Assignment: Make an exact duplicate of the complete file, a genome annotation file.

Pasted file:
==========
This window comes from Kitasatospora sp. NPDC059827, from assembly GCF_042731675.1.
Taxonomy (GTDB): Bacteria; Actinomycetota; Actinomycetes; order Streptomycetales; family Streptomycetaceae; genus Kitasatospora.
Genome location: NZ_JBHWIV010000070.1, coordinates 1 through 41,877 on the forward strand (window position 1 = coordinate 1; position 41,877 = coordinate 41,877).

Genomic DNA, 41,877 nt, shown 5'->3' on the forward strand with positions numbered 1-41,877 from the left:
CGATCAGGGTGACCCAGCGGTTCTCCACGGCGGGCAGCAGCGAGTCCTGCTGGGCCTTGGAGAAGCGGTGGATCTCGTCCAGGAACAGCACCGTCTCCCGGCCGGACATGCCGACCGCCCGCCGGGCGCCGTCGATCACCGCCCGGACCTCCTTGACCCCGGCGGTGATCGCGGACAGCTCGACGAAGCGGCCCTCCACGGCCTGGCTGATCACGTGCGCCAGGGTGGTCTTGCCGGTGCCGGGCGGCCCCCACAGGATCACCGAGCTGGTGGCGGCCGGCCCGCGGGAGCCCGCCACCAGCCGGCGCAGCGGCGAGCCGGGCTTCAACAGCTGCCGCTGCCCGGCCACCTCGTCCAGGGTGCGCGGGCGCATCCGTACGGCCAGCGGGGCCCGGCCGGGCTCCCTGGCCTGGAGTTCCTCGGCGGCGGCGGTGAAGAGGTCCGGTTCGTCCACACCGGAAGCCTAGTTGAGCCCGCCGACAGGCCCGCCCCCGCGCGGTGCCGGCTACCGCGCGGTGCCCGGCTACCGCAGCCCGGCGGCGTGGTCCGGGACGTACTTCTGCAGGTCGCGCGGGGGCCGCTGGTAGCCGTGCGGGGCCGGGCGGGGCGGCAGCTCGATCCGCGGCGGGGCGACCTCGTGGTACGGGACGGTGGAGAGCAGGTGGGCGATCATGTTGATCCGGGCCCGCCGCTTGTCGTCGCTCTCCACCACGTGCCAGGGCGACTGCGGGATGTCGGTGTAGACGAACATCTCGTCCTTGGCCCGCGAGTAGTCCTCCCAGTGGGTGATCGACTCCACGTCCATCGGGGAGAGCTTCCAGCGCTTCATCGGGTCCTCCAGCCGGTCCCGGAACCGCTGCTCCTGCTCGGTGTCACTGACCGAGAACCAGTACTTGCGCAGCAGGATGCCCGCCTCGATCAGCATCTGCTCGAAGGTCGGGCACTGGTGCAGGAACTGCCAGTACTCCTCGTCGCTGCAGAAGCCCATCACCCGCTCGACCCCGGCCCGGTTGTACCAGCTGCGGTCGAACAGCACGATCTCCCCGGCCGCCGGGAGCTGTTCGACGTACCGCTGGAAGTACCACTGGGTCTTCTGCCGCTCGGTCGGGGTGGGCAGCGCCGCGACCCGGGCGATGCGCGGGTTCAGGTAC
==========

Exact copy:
This window comes from Kitasatospora sp. NPDC059827, from assembly GCF_042731675.1.
Taxonomy (GTDB): Bacteria; Actinomycetota; Actinomycetes; order Streptomycetales; family Streptomycetaceae; genus Kitasatospora.
Genome location: NZ_JBHWIV010000070.1, coordinates 1 through 41,877 on the forward strand (window position 1 = coordinate 1; position 41,877 = coordinate 41,877).

Genomic DNA, 41,877 nt, shown 5'->3' on the forward strand with positions numbered 1-41,877 from the left:
CGATCAGGGTGACCCAGCGGTTCTCCACGGCGGGCAGCAGCGAGTCCTGCTGGGCCTTGGAGAAGCGGTGGATCTCGTCCAGGAACAGCACCGTCTCCCGGCCGGACATGCCGACCGCCCGCCGGGCGCCGTCGATCACCGCCCGGACCTCCTTGACCCCGGCGGTGATCGCGGACAGCTCGACGAAGCGGCCCTCCACGGCCTGGCTGATCACGTGCGCCAGGGTGGTCTTGCCGGTGCCGGGCGGCCCCCACAGGATCACCGAGCTGGTGGCGGCCGGCCCGCGGGAGCCCGCCACCAGCCGGCGCAGCGGCGAGCCGGGCTTCAACAGCTGCCGCTGCCCGGCCACCTCGTCCAGGGTGCGCGGGCGCATCCGTACGGCCAGCGGGGCCCGGCCGGGCTCCCTGGCCTGGAGTTCCTCGGCGGCGGCGGTGAAGAGGTCCGGTTCGTCCACACCGGAAGCCTAGTTGAGCCCGCCGACAGGCCCGCCCCCGCGCGGTGCCGGCTACCGCGCGGTGCCCGGCTACCGCAGCCCGGCGGCGTGGTCCGGGACGTACTTCTGCAGGTCGCGCGGGGGCCGCTGGTAGCCGTGCGGGGCCGGGCGGGGCGGCAGCTCGATCCGCGGCGGGGCGACCTCGTGGTACGGGACGGTGGAGAGCAGGTGGGCGATCATGTTGATCCGGGCCCGCCGCTTGTCGTCGCTCTCCACCACGTGCCAGGGCGACTGCGGGATGTCGGTGTAGACGAACATCTCGTCCTTGGCCCGCGAGTAGTCCTCCCAGTGGGTGATCGACTCCACGTCCATCGGGGAGAGCTTCCAGCGCTTCATCGGGTCCTCCAGCCGGTCCCGGAACCGCTGCTCCTGCTCGGTGTCACTGACCGAGAACCAGTACTTGCGCAGCAGGATGCCCGCCTCGATCAGCATCTGCTCGAAGGTCGGGCACTGGTGCAGGAACTGCCAGTACTCCTCGTCGCTGCAGAAGCCCATCACCCGCTCGACCCCGGCCCGGTTGTACCAGCTGCGGTCGAACAGCACGATCTCCCCGGCCGCCGGGAGCTGTTCGACGTACCGCTGGAAGTACCACTGGGTCTTCTGCCGCTCGGTCGGGGTGGGCAGCGCCGCGACCCGGGCGATGCGCGGGTTCAGGTAC